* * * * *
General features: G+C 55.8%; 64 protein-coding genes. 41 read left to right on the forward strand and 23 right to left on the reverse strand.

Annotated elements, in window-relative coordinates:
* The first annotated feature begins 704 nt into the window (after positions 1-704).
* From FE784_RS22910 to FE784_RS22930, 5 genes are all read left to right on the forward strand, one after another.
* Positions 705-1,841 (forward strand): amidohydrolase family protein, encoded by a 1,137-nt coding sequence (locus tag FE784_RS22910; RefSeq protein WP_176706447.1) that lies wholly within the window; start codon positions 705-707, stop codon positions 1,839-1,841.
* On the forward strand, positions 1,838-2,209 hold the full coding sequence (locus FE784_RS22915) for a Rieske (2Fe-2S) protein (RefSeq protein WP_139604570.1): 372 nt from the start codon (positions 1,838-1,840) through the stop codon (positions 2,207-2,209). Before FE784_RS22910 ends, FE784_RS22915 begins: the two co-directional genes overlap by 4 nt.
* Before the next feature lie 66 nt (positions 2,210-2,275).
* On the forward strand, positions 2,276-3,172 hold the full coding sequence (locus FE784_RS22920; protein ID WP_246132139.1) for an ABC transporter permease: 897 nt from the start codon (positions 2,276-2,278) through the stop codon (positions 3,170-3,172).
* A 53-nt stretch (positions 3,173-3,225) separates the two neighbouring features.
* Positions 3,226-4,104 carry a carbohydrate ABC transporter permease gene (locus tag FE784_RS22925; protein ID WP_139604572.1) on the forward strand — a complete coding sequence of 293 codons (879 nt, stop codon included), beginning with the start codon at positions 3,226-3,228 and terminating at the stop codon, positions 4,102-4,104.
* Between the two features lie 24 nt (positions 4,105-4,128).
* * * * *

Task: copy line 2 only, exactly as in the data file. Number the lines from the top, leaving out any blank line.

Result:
Annotated elements, in window-relative coordinates: